Acoustics - hearing, listening and learning: Guide

Ann Underwood, Roger Turner, Stuart Whyte, Joy Rosenberg, Pauline Cobbold, Gill Weston | View as single page | Comment/Feedback

Speech/voice acoustics in relation to hearing loss

The following factors need to be taken into consideration when thinking about speech intelligibility.

Speech banana

The speech sounds (phonemes) of a language occur across a range of sound frequencies and over a range of sound intensities; from low frequency to high frequency (eg 50Hz to 5KHz) and from low intensities to higher intensities (28dBHL word endings to 65dBHL word initial sounds). This is shown as a banana shape on a Pure Tone Audiogram (PTA), based on speech delivered at 1 metre from the ear at a ‘normal’ intensity with no competing noise. This is referred to the speech banana

For the brain to perceive a particular phoneme it must hear the key frequency/frequencies at about 12dB louder than the ear’s threshold of hearing. The PTA threshold is a reaction to a sound, the perception of a phoneme requires information to be analysed by the brain necessitating a 12dB louder input. This is why the Speech Banana shape showing individual phonemes - and the Dotty Audiogram (see below) - is ‘quieter’ than the one showing the effect of all sounds.

Adults with a fully developed speech and language system learned through normal hearing can follow speech (to a degree) even when reduced to hearing 70% of the phonemes. Deaf children are

  1. hearing a reduced quality of speech through hearing devices

  2. using a decoding system of delayed language development

  3. trying to learn new vocabulary and language about new subject areas every day.

Peter Keen, Consultant Educational Audiologist, argues that this requires hearing at least 90% of phonemes with minimal background noise interference. He has developed a more accurate speech banana for the sounds of English, giving a clearer picture of what deaf children are accessing with and without their hearing devices, predicting phonemes not heard /mis-heard, using Aided Levels or demonstrating actual phonemes mis-heard or not heard from Speech Discrimination testing (eg AB word lists). The Dotty Audiogram uses the Aided Levels to show the percentage of phonemes likely to be heard in perfect listening conditions.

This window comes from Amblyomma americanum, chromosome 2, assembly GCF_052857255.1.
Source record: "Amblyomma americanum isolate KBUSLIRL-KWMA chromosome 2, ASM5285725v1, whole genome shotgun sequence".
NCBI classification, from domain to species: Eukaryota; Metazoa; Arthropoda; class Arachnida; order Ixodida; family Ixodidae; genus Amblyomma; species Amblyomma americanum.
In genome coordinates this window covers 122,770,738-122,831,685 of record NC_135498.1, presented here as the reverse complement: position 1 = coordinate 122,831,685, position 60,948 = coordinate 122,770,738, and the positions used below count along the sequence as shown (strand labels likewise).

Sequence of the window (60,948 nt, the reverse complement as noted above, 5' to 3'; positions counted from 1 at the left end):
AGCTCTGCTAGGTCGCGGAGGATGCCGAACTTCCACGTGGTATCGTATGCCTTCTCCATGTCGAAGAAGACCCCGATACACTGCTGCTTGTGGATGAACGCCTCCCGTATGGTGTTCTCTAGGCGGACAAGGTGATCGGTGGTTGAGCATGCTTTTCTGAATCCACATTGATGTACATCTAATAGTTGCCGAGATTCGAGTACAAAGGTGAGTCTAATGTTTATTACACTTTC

Teachers of the Deaf and Educational Audiologists use both of these tests to help fine-tune hearing aid programming and predicting areas where accessing language might be difficult.

These results are also used to predict the need for Assistive Listening Devices and/or sound treatment to a learning area when considering how the acoustic information shows potential access to speech.


Ling sounds

The Ling 6 Sound Test, designed by Daniel Ling, is a way of checking that speech sounds across the whole speech spectrum are likely to be heard. It can be used as a check that the hearing device is amplifying and programmed appropriately. The three vowels and three consonants used - 'mm', 'oo', 'ah', 'sh', 'ee', 'ss' - have sound frequency information specific to areas of the Pure Tone Audiogram. For an analysis of the test and how to use and interpret the results, see The Ling 6 Sound Test, by Peter Keen, Consultant Educational Audiologist.

Assessing speech discrimination

Another way of assessing speech intelligibility is to do speech discrimination tests. This is an important part of the role of a Teacher of the Deaf (ToD), particularly working in mainstream settings. Room acoustics and the impact of factors such as reverberation time on the student’s ability to hear should be assessed. Using a consistent method to assess speech discrimination allows a measure to be made of the impact on listening of a long or a short reverberation time. An acoustically good classroom will enable students to hear more clearly and accurately so their scores, for example in the BKB sentence test will be better; this supports ToDs in their requests that their students are timetabled for rooms that are proved to be acoustically good. There is a series of articles available from the British Association of Teachers of the Deaf Magazines which provide more information on speech discrimination tests using BKB sentences


Impact of noise and distance

Especially in relatively poor acoustic listening conditions, the positioning in the classroom is critical. Sound energy decreases the further away from the source one goes. The doubling of the distance will result in a decrease in 6dB. (The inverse square law